Financial crisis must not eclipse AIDS fight: U.N.

KHAYELITSHA, South Africa Tue Feb 10, 2009 8:40pm IST

A man poses for a portrait wearing a t-shirt handed out by an internet company with the double message of protecting against computer viruses and HIV/AIDS in Senegal's capital Dakar, June 22, 2007. REUTERS/Finbarr O'Reilly

A man poses for a portrait wearing a t-shirt handed out by an internet company with the double message of protecting against computer viruses and HIV/AIDS in Senegal's capital Dakar, June 22, 2007.

Credit: Reuters/Finbarr O'Reilly

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KHAYELITSHA, South Africa (Reuters) - World leaders must not let the global financial crisis distract them from a "moral responsibility" to fight HIV/AIDS, the United Nations' top AIDS official said Tuesday.

Health analysts and government officials fear the global credit crunch could prompt rich nations to cut spending on health aid for the developing world, derailing United Nation targets for halting the spread of HIV by 2015.

"The world has a political responsibility to stabilize the market failure," said Michel Sidibe, newly appointed executive director of UNAIDS, the U.N. agency charged with tackling the pandemic.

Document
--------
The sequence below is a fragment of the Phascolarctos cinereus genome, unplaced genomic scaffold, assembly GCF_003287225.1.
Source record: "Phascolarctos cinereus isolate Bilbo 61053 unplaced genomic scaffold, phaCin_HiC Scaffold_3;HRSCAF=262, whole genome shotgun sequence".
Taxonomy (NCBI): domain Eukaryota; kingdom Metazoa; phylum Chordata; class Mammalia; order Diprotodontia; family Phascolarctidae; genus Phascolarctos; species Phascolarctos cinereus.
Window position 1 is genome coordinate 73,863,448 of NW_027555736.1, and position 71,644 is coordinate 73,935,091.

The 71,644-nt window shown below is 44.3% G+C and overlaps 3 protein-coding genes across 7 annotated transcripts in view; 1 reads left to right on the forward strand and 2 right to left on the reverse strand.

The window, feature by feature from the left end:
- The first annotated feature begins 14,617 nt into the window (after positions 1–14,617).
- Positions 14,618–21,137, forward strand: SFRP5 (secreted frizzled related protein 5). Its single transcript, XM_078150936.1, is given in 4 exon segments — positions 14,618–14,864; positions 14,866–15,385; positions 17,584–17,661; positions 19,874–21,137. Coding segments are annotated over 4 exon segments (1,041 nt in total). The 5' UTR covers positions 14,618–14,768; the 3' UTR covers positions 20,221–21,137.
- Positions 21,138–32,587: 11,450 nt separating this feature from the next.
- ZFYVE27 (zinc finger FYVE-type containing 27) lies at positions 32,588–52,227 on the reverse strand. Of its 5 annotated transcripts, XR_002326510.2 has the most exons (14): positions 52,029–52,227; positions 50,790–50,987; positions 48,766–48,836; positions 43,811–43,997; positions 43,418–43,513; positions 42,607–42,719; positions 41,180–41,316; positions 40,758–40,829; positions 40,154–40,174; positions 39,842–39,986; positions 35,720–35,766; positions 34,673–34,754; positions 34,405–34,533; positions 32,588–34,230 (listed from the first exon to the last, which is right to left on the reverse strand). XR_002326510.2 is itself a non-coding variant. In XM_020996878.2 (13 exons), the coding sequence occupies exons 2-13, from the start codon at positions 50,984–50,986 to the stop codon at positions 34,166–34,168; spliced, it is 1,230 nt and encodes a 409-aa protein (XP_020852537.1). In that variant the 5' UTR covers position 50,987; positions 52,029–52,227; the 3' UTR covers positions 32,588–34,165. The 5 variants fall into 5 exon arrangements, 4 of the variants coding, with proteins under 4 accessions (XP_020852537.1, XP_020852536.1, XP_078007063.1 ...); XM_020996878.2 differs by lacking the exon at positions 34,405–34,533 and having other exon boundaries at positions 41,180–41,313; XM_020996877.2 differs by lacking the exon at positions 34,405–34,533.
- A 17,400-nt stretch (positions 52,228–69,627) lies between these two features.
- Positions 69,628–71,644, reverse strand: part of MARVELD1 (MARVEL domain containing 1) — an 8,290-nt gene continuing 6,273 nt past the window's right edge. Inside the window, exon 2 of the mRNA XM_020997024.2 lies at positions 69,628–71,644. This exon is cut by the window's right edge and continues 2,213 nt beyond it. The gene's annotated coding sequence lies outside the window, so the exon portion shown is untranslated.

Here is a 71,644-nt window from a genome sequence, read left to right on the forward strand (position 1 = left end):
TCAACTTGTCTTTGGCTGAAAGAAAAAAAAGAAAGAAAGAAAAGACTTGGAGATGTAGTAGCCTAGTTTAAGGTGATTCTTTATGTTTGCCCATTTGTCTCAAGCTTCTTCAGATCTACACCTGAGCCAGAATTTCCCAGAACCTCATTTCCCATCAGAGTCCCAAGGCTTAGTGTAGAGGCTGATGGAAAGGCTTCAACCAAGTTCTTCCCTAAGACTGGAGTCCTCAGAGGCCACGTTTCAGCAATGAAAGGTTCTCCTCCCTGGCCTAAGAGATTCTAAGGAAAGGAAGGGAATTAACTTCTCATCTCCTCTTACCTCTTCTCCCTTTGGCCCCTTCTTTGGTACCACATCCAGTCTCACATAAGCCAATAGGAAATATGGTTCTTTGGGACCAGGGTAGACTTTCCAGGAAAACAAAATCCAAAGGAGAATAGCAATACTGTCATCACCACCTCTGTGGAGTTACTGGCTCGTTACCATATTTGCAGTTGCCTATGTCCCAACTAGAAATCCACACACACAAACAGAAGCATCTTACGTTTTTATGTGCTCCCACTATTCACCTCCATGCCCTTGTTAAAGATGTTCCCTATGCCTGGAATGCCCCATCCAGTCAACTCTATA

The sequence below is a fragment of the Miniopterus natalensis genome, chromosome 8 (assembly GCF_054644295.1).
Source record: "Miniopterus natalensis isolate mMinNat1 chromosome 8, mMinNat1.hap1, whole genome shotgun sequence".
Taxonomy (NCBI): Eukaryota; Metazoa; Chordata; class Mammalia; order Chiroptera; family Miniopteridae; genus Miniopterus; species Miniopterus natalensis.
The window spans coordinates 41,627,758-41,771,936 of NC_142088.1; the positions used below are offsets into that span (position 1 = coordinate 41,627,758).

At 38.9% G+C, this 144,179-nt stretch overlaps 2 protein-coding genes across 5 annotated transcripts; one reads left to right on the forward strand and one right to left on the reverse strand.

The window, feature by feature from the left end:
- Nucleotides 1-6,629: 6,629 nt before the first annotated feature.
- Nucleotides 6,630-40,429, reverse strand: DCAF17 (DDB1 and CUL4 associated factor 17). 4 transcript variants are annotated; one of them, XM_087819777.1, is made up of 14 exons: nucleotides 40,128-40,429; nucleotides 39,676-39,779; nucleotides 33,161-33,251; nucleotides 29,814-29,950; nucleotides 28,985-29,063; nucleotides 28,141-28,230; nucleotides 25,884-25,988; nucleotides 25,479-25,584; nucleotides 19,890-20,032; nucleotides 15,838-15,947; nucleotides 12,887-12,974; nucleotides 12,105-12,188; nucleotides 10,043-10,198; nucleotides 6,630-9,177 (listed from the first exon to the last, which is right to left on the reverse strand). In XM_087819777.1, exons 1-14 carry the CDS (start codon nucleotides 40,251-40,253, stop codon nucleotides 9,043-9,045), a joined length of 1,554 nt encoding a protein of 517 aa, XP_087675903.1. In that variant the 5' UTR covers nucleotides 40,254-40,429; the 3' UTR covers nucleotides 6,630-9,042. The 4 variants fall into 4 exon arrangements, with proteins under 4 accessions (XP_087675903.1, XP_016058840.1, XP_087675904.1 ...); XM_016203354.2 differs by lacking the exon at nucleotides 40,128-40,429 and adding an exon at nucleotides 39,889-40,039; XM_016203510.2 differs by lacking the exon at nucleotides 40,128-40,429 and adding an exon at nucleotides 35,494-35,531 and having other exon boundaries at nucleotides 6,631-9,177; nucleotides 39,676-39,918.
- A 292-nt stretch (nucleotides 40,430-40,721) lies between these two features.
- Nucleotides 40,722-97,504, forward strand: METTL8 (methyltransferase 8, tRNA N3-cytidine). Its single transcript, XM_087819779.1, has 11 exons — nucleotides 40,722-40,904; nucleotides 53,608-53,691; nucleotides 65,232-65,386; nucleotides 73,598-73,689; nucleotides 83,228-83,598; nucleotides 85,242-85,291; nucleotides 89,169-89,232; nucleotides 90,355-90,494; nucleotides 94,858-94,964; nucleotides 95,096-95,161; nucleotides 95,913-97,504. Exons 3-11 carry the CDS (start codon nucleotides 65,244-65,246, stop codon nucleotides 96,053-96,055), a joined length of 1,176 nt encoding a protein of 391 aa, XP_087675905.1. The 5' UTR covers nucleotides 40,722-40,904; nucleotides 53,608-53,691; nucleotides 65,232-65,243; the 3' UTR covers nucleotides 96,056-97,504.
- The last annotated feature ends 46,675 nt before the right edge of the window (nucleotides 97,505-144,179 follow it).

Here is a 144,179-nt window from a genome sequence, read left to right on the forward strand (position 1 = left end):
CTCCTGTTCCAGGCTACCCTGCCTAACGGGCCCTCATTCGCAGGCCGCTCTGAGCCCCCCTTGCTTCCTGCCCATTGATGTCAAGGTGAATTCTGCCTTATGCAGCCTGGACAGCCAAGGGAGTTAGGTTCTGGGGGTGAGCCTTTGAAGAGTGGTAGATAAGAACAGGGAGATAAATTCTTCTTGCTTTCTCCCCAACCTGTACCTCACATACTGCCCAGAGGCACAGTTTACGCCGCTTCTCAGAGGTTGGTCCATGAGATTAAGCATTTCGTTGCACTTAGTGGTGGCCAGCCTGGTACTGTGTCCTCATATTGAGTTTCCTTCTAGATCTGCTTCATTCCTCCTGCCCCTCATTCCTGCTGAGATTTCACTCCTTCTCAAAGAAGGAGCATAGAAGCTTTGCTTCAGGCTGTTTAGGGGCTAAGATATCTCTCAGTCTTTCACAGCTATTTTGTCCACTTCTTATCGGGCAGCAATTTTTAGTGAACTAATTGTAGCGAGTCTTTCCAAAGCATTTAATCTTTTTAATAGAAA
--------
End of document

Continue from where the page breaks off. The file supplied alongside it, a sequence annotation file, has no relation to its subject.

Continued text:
"But the same world has a moral and social responsibility to make sure that the four million people who are on (HIV) treatment will continue to have treatment, six million more will have access to treatment ..." he told a crowd at a clinic in Khayelitsha, a township outside Cape Town.

Sub-Saharan Africa is at the epicenter of the global AIDS pandemic and economic powerhouse South Africa has among the world's worst infection rates. An estimated 1,000 people die here every day from AIDS-related illnesses.

Sidibe said achieving universal access to HIV treatment by 2010 -- a goal 111 countries have set for themselves -- was possible and said the $25 billion that UNAIDS estimates is needed to fund such a goal was "nothing."

He said he wanted UNAIDS to engage more closely with communities and to protect the marginalized, such as drug-users and sex workers.

"I want to make sure that UNAIDS becomes really the voice of the voiceless," he said.

(Reporting by Wendell Roelf; Editing by Richard Balmforth)

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